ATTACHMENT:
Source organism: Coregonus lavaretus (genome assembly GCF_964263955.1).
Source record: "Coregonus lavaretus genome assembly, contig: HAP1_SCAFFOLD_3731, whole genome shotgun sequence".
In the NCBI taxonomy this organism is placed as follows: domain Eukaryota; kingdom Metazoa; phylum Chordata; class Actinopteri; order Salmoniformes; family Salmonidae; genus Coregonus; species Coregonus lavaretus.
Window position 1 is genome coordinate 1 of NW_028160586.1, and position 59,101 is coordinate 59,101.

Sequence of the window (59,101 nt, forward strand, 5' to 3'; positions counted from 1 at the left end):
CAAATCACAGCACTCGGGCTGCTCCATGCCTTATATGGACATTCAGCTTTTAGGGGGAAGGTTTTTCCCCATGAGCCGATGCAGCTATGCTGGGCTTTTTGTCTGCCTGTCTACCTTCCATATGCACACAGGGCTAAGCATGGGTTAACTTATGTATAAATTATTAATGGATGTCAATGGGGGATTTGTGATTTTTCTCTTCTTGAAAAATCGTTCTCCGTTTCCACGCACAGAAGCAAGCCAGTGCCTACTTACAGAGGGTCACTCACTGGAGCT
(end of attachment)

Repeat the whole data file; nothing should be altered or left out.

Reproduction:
Source organism: Coregonus lavaretus (genome assembly GCF_964263955.1).
Source record: "Coregonus lavaretus genome assembly, contig: HAP1_SCAFFOLD_3731, whole genome shotgun sequence".
In the NCBI taxonomy this organism is placed as follows: domain Eukaryota; kingdom Metazoa; phylum Chordata; class Actinopteri; order Salmoniformes; family Salmonidae; genus Coregonus; species Coregonus lavaretus.
Window position 1 is genome coordinate 1 of NW_028160586.1, and position 59,101 is coordinate 59,101.

Sequence of the window (59,101 nt, forward strand, 5' to 3'; positions counted from 1 at the left end):
CAAATCACAGCACTCGGGCTGCTCCATGCCTTATATGGACATTCAGCTTTTAGGGGGAAGGTTTTTCCCCATGAGCCGATGCAGCTATGCTGGGCTTTTTGTCTGCCTGTCTACCTTCCATATGCACACAGGGCTAAGCATGGGTTAACTTATGTATAAATTATTAATGGATGTCAATGGGGGATTTGTGATTTTTCTCTTCTTGAAAAATCGTTCTCCGTTTCCACGCACAGAAGCAAGCCAGTGCCTACTTACAGAGGGTCACTCACTGGAGCT